Level designs are always interesting, then, and they benefit substantially from hiding all manner of secrets and extra challenges. False walls and hidden treasure chests are everywhere, and though each stage ultimately has a linear path to the boss, there are usually several side rooms that feature difficult platforming sections that you can overcome for extra goodies. Those of you that just want to get through the levels and story can largely ignore the secrets, which highlights a larger idea in Shovel Knight of difficulty being a variable factor. For example, the checkpoints in each level can each be destroyed in exchange for a cash reward, but the tradeoff is that you’ll be sent further back if you happen to die. Each stage is then a matter of hedging a bet on your own dexterity, and the benefits of that bet can be great or small depending on how confident you are.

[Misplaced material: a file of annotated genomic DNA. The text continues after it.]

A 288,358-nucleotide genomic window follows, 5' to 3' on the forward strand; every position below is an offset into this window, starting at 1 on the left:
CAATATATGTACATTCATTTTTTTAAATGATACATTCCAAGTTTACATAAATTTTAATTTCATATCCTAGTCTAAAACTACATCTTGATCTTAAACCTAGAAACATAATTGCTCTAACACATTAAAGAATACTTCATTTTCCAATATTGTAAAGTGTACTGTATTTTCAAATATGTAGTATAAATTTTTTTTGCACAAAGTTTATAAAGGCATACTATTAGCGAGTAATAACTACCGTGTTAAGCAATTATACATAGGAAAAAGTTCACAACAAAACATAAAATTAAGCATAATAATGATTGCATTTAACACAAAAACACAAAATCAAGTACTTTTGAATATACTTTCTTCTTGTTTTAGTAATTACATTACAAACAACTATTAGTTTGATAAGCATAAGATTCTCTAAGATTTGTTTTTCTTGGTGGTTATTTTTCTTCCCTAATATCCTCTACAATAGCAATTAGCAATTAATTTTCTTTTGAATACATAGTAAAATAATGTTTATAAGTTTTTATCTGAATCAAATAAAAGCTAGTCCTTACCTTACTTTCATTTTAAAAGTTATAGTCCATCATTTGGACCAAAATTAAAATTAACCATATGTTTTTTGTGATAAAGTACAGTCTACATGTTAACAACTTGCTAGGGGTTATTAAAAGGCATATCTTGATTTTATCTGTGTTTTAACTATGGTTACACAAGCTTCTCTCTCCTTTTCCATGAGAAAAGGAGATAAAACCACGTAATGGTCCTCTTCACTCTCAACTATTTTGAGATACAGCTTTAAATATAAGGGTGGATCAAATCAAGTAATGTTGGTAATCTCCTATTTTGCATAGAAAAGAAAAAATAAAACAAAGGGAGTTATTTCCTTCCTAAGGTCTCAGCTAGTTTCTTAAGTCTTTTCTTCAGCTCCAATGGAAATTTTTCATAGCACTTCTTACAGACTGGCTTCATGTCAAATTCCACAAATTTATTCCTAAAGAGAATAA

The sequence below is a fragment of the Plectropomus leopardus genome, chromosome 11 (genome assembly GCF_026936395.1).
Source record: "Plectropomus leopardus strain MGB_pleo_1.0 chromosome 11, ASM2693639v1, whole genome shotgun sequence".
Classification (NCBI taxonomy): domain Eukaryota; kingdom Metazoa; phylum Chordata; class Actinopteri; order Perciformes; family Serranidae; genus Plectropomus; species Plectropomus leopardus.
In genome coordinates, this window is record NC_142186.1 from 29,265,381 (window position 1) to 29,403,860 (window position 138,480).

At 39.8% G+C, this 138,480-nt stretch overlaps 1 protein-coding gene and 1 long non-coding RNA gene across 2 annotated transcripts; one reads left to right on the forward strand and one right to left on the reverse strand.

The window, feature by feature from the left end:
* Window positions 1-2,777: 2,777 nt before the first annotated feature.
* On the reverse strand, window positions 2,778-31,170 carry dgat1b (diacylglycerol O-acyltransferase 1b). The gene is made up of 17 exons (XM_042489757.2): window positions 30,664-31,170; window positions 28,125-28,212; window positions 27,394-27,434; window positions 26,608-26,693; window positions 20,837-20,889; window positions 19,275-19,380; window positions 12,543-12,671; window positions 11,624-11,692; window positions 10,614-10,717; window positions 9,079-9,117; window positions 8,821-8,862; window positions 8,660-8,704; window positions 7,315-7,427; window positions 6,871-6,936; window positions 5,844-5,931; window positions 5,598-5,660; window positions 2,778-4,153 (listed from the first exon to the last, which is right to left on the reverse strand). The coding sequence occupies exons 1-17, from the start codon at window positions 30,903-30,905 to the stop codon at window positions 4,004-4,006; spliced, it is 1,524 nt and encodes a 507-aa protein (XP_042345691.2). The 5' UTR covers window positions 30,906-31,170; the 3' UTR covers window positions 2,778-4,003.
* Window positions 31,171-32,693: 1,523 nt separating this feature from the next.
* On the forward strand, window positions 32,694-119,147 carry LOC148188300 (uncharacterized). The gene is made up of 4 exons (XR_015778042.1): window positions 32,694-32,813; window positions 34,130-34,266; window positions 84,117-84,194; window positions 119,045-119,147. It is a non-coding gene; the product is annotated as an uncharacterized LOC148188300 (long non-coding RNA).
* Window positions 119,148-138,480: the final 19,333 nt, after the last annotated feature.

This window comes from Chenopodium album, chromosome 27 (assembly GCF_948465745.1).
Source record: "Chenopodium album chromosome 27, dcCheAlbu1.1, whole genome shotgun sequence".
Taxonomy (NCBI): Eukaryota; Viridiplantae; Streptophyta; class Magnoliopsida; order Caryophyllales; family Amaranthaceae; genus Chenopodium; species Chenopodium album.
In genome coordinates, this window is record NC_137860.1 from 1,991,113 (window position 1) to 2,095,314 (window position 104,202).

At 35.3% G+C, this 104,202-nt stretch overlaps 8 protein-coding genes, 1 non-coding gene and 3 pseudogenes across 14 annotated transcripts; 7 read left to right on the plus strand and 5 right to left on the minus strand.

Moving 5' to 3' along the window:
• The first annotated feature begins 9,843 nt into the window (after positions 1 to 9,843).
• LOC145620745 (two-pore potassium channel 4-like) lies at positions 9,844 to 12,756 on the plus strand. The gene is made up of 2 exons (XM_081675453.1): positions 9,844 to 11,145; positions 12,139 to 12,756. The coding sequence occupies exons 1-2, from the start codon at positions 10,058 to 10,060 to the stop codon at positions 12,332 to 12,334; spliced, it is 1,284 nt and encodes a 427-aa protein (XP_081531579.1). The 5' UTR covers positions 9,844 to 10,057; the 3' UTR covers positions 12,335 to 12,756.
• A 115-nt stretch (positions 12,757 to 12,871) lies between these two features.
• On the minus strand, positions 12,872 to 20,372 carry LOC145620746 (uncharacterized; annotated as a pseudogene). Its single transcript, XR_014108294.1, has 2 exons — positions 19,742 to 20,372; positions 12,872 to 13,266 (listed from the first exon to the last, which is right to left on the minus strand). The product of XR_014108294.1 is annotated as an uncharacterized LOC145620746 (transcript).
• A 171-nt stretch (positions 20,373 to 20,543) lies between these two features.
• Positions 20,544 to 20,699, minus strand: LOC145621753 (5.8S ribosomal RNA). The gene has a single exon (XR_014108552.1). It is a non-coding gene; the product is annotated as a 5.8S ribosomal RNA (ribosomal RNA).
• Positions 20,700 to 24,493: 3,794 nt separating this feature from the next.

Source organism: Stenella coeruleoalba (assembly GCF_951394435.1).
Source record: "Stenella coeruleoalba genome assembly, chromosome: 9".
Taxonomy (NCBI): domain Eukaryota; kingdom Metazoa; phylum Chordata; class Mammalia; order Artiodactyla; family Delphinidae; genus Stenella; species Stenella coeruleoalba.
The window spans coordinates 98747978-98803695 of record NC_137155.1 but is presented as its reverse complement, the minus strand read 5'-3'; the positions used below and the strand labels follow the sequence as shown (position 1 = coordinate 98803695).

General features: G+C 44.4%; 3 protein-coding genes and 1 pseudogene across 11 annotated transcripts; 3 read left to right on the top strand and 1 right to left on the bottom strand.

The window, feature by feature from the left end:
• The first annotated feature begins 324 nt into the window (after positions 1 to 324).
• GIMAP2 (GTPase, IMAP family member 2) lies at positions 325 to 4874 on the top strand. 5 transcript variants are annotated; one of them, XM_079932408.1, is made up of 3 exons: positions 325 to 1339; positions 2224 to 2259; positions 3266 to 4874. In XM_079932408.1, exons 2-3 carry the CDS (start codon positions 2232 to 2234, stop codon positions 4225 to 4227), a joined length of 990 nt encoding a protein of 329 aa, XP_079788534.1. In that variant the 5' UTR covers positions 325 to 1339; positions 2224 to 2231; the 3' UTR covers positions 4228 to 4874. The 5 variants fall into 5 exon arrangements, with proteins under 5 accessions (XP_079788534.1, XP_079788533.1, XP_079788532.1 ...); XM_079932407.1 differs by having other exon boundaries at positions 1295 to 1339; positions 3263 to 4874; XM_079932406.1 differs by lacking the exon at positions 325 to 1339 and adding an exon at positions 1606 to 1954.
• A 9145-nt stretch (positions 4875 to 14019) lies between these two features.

Regardless of how you play, it’s sure that you’re going to collect a lot of gold along the way, and this can then be traded in at a few shops for various upgrades to Shovel Knight. Buffs to both offensive and defensive power are available, the most notable of which are realized in the relics you can get along the way. Each main stage features a relic being sold by a man who lives in a treasure chest, and these relics act as Castlevania-esque sub-weapons that can change the way you play and make the adventure a little easier.